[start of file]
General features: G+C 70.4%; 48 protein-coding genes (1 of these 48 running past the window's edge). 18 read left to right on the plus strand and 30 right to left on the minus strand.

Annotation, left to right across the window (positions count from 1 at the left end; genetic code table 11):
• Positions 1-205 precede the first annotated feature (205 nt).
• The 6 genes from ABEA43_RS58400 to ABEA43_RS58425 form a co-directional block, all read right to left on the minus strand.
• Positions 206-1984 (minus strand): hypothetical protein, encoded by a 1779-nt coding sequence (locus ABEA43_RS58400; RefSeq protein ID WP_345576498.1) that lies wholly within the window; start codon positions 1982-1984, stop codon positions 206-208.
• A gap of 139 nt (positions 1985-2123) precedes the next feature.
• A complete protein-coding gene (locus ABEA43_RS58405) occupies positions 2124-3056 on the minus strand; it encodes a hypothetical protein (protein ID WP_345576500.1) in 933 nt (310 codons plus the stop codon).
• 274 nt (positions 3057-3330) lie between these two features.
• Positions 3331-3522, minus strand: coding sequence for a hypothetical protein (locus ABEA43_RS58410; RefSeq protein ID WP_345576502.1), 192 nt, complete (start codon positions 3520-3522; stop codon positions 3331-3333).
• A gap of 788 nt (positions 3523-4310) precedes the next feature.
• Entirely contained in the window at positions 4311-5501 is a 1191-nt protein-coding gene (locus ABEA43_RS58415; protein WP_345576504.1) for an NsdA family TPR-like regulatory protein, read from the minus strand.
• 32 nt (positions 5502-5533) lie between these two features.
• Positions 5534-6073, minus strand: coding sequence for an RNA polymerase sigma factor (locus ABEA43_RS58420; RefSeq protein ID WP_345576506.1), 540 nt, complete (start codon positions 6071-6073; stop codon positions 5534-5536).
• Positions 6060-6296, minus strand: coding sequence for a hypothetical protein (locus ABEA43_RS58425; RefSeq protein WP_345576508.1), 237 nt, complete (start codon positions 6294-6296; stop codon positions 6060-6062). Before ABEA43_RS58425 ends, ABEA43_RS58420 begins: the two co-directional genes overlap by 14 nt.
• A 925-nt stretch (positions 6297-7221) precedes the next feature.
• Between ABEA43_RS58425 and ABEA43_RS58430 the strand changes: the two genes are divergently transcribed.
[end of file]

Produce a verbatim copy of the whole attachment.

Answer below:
General features: G+C 70.4%; 48 protein-coding genes (1 of these 48 running past the window's edge). 18 read left to right on the plus strand and 30 right to left on the minus strand.

Annotation, left to right across the window (positions count from 1 at the left end; genetic code table 11):
• Positions 1-205 precede the first annotated feature (205 nt).
• The 6 genes from ABEA43_RS58400 to ABEA43_RS58425 form a co-directional block, all read right to left on the minus strand.
• Positions 206-1984 (minus strand): hypothetical protein, encoded by a 1779-nt coding sequence (locus ABEA43_RS58400; RefSeq protein ID WP_345576498.1) that lies wholly within the window; start codon positions 1982-1984, stop codon positions 206-208.
• A gap of 139 nt (positions 1985-2123) precedes the next feature.
• A complete protein-coding gene (locus ABEA43_RS58405) occupies positions 2124-3056 on the minus strand; it encodes a hypothetical protein (protein ID WP_345576500.1) in 933 nt (310 codons plus the stop codon).
• 274 nt (positions 3057-3330) lie between these two features.
• Positions 3331-3522, minus strand: coding sequence for a hypothetical protein (locus ABEA43_RS58410; RefSeq protein ID WP_345576502.1), 192 nt, complete (start codon positions 3520-3522; stop codon positions 3331-3333).
• A gap of 788 nt (positions 3523-4310) precedes the next feature.
• Entirely contained in the window at positions 4311-5501 is a 1191-nt protein-coding gene (locus ABEA43_RS58415; protein WP_345576504.1) for an NsdA family TPR-like regulatory protein, read from the minus strand.
• 32 nt (positions 5502-5533) lie between these two features.
• Positions 5534-6073, minus strand: coding sequence for an RNA polymerase sigma factor (locus ABEA43_RS58420; RefSeq protein ID WP_345576506.1), 540 nt, complete (start codon positions 6071-6073; stop codon positions 5534-5536).
• Positions 6060-6296, minus strand: coding sequence for a hypothetical protein (locus ABEA43_RS58425; RefSeq protein WP_345576508.1), 237 nt, complete (start codon positions 6294-6296; stop codon positions 6060-6062). Before ABEA43_RS58425 ends, ABEA43_RS58420 begins: the two co-directional genes overlap by 14 nt.
• A 925-nt stretch (positions 6297-7221) precedes the next feature.
• Between ABEA43_RS58425 and ABEA43_RS58430 the strand changes: the two genes are divergently transcribed.